If the forces are equal, how can the block be moving? Hint not displayed
ANSWER:
=0
Work from a Constant Force
Learning Goal: To understand how to compute the work done by a constant force acting on a particle that moves in a straight line. In this problem, you will calculate the work done by a constant force. A force is considered constant if . This is the most frequently encountered situation in elementary Newtonian mechanics. Part A Consider a particle moving in a straight line from initial point B to final point A, acted upon by a constant force (think of it as a field, having a magnitude and direction at every position ) is indicated by a series of identical vectors pointing to the left, parallel to the horizontal axis. The vectors are all identical only because the force is constant along the path. The magnitude of the force is , and the displacement vector from point B to point A is (of magnitude , making and angle , the work that the . The force is independent of
(radians) with the positive x axis). Find force point A.
performs on the particle as it moves from point B to
Hint A.1
Formula for work done by a constant force
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Hint not displayed Part A.2 Find the angle between and , which is directed horizontally to the left, and the vector in the direction directed along the
You need to find the angle between the vector of the particle's motion (at an angle
(radians) relative to the positive x axis). It may help to visualize between and ?
negative x axis at the origin. What is the angle Express your answer in radians , not degrees. ANSWER: =
Express the work in terms of answer. ANSWER: =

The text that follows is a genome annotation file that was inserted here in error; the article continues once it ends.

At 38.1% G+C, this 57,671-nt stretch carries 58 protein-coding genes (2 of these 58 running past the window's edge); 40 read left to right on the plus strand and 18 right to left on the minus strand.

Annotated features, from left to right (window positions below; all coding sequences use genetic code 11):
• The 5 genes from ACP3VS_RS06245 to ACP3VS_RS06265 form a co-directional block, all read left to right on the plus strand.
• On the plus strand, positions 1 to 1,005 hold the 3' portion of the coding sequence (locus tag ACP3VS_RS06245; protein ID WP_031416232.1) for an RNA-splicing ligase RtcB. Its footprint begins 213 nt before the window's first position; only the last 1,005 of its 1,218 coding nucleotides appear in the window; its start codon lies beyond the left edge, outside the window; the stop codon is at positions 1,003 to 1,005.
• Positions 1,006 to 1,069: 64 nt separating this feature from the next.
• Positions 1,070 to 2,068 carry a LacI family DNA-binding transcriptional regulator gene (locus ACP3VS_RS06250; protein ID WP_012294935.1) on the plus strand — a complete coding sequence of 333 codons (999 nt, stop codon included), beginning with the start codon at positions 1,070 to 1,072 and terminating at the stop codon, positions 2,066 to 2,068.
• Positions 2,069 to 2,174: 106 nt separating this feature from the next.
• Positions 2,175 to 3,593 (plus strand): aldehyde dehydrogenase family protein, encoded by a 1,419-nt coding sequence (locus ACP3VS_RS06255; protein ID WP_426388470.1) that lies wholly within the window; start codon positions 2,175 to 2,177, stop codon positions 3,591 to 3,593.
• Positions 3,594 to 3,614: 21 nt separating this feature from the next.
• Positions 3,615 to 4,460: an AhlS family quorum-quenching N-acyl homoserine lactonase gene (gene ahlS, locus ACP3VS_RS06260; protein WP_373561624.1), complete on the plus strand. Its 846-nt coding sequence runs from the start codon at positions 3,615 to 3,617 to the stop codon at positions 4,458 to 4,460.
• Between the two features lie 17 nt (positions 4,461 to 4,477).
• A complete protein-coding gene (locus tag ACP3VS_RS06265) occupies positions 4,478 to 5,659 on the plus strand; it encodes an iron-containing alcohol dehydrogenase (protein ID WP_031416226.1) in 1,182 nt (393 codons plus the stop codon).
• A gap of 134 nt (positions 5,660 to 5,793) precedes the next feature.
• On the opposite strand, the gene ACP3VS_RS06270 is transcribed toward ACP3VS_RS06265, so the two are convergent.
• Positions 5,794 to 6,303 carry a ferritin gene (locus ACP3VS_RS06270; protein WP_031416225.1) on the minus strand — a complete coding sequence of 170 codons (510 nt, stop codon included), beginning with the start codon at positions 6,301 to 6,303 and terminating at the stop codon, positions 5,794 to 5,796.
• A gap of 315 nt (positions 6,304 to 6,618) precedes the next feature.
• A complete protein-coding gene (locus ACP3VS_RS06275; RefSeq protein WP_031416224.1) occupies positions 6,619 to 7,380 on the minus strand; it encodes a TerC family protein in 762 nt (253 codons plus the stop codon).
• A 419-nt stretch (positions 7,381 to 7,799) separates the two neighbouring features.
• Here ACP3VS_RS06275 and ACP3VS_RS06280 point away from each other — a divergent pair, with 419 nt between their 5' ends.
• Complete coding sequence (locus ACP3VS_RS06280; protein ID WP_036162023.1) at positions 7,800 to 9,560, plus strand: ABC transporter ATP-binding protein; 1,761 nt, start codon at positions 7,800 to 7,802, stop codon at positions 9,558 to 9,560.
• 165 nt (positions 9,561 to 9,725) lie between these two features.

,
, and . Remember to use radians , not degrees, for any angles that appear in your
This result is worth remembering! The work done by a constant force of magnitude respect to the direction of motion along a straight path of length the sign in this problem. Since , is
, which acts at an angle of
with
. This equation correctly gives ; hence
is the angle with respect to the positive x axis (in radians), .
Part B Now consider the same force acting on a particle that travels from point A to point B. The displacement vector now
points in the opposite direction as it did in Part A. Find the work done by in this case.
Hint B.1
A physical argument Hint not displayed
Express your answer in terms of ANSWER: =
,
, and .
Workhorses on Erie Canal
Two workhorses tow a barge along a straight canal. Each horse exerts a constant force of magnitude an angle , and the tow ropes make with the direction of motion of the horses and the barge. Each horse is traveling at a constant speed .
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Part A How much work Hint A.1 is done by each horse in a time ?
Formula for work Hint not displayed
Part A.2
Find the x component of the force Part not displayed
Part A.3
Find the distance traveled Part not displayed
Express the work in terms of the quantities given in the problem introduction. ANSWER: =
Part B How much power Hint B.1 does each horse provide?
Formula for power Hint not displayed